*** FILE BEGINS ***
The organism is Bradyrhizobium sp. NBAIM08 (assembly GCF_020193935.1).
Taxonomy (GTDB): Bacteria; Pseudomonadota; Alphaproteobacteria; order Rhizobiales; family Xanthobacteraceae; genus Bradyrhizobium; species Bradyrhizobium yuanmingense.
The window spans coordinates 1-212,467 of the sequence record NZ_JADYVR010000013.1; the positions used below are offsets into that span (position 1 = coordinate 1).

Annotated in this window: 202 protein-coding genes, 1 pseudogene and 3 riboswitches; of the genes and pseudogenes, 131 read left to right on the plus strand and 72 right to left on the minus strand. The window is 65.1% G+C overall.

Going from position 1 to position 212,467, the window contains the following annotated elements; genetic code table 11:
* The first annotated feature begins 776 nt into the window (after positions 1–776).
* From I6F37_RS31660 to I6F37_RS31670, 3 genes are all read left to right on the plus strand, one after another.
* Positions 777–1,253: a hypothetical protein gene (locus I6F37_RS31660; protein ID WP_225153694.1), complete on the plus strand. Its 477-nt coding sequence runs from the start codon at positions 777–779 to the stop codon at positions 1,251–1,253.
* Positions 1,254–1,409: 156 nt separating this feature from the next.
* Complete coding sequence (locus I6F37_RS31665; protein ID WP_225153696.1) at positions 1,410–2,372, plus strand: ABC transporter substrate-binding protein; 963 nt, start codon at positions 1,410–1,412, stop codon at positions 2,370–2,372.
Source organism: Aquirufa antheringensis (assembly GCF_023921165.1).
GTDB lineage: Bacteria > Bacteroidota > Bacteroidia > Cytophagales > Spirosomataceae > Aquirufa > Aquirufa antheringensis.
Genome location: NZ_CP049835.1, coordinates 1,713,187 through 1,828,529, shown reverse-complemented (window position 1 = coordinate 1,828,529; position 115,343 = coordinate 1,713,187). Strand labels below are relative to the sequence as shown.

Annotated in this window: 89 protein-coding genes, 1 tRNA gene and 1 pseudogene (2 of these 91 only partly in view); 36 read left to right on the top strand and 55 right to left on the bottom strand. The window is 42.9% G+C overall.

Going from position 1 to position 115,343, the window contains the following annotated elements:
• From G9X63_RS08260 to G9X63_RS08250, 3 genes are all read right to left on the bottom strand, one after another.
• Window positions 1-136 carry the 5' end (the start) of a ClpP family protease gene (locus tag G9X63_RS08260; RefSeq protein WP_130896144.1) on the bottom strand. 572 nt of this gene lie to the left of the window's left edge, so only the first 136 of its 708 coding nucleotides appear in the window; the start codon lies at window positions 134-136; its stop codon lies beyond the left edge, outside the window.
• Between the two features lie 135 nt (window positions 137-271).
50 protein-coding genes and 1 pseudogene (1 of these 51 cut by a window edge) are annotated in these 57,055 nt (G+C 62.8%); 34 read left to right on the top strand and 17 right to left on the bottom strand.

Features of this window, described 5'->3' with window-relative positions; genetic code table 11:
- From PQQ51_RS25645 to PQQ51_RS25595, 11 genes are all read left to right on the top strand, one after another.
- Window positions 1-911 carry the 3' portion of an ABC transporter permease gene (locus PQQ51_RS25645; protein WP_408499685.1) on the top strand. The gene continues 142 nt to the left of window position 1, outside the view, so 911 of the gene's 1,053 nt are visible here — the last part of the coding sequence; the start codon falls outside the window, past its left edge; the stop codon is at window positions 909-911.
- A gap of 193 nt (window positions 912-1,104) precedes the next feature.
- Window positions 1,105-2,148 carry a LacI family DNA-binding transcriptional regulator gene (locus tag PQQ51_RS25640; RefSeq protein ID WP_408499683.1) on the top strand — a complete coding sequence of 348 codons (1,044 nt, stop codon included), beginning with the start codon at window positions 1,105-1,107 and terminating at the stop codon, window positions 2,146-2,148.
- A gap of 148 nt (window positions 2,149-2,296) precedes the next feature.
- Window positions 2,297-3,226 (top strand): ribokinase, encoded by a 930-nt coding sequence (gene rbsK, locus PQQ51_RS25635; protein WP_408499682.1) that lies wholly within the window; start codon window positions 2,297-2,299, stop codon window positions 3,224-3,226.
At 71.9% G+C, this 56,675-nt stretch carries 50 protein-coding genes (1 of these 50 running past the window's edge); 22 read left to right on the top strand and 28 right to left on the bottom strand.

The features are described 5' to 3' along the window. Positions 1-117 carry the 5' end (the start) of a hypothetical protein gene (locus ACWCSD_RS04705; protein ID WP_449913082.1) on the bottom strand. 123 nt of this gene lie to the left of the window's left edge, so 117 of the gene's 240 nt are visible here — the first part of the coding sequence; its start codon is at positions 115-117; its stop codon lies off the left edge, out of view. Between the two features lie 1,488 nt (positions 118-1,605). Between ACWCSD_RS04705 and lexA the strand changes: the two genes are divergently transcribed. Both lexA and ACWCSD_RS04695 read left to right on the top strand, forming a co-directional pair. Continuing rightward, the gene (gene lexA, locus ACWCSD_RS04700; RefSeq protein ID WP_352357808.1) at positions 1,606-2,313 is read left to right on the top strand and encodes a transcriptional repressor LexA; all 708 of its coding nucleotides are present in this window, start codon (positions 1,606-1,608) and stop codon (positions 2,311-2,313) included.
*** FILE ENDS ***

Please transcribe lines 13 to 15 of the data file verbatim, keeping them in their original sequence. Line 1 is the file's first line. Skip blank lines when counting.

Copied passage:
Genome location: NZ_CP049835.1, coordinates 1,713,187 through 1,828,529, shown reverse-complemented (window position 1 = coordinate 1,828,529; position 115,343 = coordinate 1,713,187). Strand labels below are relative to the sequence as shown.

Annotated in this window: 89 protein-coding genes, 1 tRNA gene and 1 pseudogene (2 of these 91 only partly in view); 36 read left to right on the top strand and 55 right to left on the bottom strand. The window is 42.9% G+C overall.

Going from position 1 to position 115,343, the window contains the following annotated elements: